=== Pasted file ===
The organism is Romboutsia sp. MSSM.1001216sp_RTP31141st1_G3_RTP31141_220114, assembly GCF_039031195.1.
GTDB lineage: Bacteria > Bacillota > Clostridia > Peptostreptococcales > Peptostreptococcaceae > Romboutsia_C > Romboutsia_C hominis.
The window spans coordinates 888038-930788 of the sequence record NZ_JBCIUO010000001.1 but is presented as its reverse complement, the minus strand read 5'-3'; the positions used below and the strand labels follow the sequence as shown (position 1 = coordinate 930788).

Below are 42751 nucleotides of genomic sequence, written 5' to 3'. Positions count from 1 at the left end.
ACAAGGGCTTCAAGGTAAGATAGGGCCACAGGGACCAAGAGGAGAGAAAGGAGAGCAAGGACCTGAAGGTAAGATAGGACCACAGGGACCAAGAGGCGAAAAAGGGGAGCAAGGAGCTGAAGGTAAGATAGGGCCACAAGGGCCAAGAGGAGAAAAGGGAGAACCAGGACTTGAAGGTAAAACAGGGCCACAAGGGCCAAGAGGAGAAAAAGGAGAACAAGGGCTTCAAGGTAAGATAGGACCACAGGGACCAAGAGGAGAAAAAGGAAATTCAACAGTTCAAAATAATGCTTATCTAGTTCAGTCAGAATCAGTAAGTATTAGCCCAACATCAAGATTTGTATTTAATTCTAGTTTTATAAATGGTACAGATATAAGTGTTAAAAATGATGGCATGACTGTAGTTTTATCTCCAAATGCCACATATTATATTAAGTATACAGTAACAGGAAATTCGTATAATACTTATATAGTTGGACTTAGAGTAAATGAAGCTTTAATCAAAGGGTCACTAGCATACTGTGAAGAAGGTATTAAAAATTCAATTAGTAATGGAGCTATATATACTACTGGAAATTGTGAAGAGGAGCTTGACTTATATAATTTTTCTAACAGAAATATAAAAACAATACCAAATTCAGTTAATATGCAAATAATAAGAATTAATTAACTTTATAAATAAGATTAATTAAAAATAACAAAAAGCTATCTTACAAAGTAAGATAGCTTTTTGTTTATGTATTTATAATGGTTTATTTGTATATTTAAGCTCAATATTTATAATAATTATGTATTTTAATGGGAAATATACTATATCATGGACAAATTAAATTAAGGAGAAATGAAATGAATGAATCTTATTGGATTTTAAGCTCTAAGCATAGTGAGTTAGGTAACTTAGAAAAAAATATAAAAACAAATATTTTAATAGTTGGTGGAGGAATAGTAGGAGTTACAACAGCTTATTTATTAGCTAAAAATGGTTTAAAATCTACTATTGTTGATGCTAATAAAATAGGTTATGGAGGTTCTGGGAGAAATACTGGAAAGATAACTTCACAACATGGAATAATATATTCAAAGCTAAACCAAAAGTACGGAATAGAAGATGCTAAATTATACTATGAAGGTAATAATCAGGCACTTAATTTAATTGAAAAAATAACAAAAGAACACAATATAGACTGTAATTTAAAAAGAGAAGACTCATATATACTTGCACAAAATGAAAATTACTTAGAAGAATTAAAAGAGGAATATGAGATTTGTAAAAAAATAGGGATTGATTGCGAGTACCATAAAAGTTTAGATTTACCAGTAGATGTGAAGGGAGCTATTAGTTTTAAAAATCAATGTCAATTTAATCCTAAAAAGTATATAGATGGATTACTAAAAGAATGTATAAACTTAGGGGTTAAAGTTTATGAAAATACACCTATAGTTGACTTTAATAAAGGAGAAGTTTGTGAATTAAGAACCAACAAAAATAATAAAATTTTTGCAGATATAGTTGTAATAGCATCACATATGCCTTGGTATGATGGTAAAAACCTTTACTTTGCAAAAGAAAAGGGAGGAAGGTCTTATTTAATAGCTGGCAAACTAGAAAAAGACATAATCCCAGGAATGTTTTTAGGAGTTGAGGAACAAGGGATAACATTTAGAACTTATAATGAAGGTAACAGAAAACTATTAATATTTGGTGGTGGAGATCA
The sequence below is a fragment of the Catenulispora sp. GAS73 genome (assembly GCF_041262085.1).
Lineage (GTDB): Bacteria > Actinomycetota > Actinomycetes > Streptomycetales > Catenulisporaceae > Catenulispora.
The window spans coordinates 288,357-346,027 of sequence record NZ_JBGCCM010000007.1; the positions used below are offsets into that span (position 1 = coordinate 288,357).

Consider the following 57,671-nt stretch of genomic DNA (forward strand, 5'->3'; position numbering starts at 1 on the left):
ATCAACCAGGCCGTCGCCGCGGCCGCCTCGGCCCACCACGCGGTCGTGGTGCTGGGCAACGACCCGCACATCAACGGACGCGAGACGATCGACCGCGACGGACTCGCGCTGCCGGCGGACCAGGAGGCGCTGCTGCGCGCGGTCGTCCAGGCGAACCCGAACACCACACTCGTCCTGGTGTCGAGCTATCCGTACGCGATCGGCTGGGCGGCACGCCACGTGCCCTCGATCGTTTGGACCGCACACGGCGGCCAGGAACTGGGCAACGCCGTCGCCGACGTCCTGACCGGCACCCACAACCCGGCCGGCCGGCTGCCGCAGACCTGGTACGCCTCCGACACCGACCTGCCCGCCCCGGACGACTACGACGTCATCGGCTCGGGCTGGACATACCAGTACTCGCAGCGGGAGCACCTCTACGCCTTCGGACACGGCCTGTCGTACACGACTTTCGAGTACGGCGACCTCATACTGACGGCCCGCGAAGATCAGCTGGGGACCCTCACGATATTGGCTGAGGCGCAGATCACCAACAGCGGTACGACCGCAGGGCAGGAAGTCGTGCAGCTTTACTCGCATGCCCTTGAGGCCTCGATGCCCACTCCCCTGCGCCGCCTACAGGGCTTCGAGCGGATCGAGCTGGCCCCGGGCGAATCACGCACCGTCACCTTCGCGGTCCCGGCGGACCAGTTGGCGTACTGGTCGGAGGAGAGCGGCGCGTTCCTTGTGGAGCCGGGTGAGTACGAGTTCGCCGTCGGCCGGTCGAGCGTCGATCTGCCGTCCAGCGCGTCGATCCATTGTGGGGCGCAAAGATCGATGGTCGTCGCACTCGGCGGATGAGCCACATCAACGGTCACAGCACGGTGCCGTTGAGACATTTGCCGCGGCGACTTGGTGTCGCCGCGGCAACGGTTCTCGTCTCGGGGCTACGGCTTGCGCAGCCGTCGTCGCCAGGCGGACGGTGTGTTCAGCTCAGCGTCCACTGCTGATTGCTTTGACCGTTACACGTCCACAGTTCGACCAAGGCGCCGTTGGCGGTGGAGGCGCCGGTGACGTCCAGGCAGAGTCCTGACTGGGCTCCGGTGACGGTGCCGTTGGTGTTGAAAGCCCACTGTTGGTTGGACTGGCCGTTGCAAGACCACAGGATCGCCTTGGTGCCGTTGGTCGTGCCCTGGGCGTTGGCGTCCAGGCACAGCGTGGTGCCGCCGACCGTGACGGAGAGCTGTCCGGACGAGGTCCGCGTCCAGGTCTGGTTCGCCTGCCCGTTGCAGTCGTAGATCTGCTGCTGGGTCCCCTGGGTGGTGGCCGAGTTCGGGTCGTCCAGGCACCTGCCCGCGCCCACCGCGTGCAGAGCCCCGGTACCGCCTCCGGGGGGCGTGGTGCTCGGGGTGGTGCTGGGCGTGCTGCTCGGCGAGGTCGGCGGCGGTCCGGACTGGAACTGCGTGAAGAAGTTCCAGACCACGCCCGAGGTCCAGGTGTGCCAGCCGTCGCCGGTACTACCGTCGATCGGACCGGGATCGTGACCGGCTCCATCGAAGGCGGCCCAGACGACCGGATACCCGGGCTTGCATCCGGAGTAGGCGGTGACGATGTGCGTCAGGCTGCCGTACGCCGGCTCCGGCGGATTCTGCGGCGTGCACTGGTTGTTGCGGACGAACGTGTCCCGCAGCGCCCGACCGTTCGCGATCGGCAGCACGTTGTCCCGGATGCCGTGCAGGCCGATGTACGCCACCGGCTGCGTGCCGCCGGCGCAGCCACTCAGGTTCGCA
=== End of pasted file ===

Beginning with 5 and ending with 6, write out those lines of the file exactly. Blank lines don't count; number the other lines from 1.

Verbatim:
ACAAGGGCTTCAAGGTAAGATAGGGCCACAGGGACCAAGAGGAGAGAAAGGAGAGCAAGGACCTGAAGGTAAGATAGGACCACAGGGACCAAGAGGCGAAAAAGGGGAGCAAGGAGCTGAAGGTAAGATAGGGCCACAAGGGCCAAGAGGAGAAAAGGGAGAACCAGGACTTGAAGGTAAAACAGGGCCACAAGGGCCAAGAGGAGAAAAAGGAGAACAAGGGCTTCAAGGTAAGATAGGACCACAGGGACCAAGAGGAGAAAAAGGAAATTCAACAGTTCAAAATAATGCTTATCTAGTTCAGTCAGAATCAGTAAGTATTAGCCCAACATCAAGATTTGTATTTAATTCTAGTTTTATAAATGGTACAGATATAAGTGTTAAAAATGATGGCATGACTGTAGTTTTATCTCCAAATGCCACATATTATATTAAGTATACAGTAACAGGAAATTCGTATAATACTTATATAGTTGGACTTAGAGTAAATGAAGCTTTAATCAAAGGGTCACTAGCATACTGTGAAGAAGGTATTAAAAATTCAATTAGTAATGGAGCTATATATACTACTGGAAATTGTGAAGAGGAGCTTGACTTATATAATTTTTCTAACAGAAATATAAAAACAATACCAAATTCAGTTAATATGCAAATAATAAGAATTAATTAACTTTATAAATAAGATTAATTAAAAATAACAAAAAGCTATCTTACAAAGTAAGATAGCTTTTTGTTTATGTATTTATAATGGTTTATTTGTATATTTAAGCTCAATATTTATAATAATTATGTATTTTAATGGGAAATATACTATATCATGGACAAATTAAATTAAGGAGAAATGAAATGAATGAATCTTATTGGATTTTAAGCTCTAAGCATAGTGAGTTAGGTAACTTAGAAAAAAATATAAAAACAAATATTTTAATAGTTGGTGGAGGAATAGTAGGAGTTACAACAGCTTATTTATTAGCTAAAAATGGTTTAAAATCTACTATTGTTGATGCTAATAAAATAGGTTATGGAGGTTCTGGGAGAAATACTGGAAAGATAACTTCACAACATGGAATAATATATTCAAAGCTAAACCAAAAGTACGGAATAGAAGATGCTAAATTATACTATGAAGGTAATAATCAGGCACTTAATTTAATTGAAAAAATAACAAAAGAACACAATATAGACTGTAATTTAAAAAGAGAAGACTCATATATACTTGCACAAAATGAAAATTACTTAGAAGAATTAAAAGAGGAATATGAGATTTGTAAAAAAATAGGGATTGATTGCGAGTACCATAAAAGTTTAGATTTACCAGTAGATGTGAAGGGAGCTATTAGTTTTAAAAATCAATGTCAATTTAATCCTAAAAAGTATATAGATGGATTACTAAAAGAATGTATAAACTTAGGGGTTAAAGTTTATGAAAATACACCTATAGTTGACTTTAATAAAGGAGAAGTTTGTGAATTAAGAACCAACAAAAATAATAAAATTTTTGCAGATATAGTTGTAATAGCATCACATATGCCTTGGTATGATGGTAAAAACCTTTACTTTGCAAAAGAAAAGGGAGGAAGGTCTTATTTAATAGCTGGCAAACTAGAAAAAGACATAATCCCAGGAATGTTTTTAGGAGTTGAGGAACAAGGGATAACATTTAGAACTTATAATGAAGGTAACAGAAAACTATTAATATTTGGTGGTGGAGATCA
The sequence below is a fragment of the Catenulispora sp. GAS73 genome (assembly GCF_041262085.1).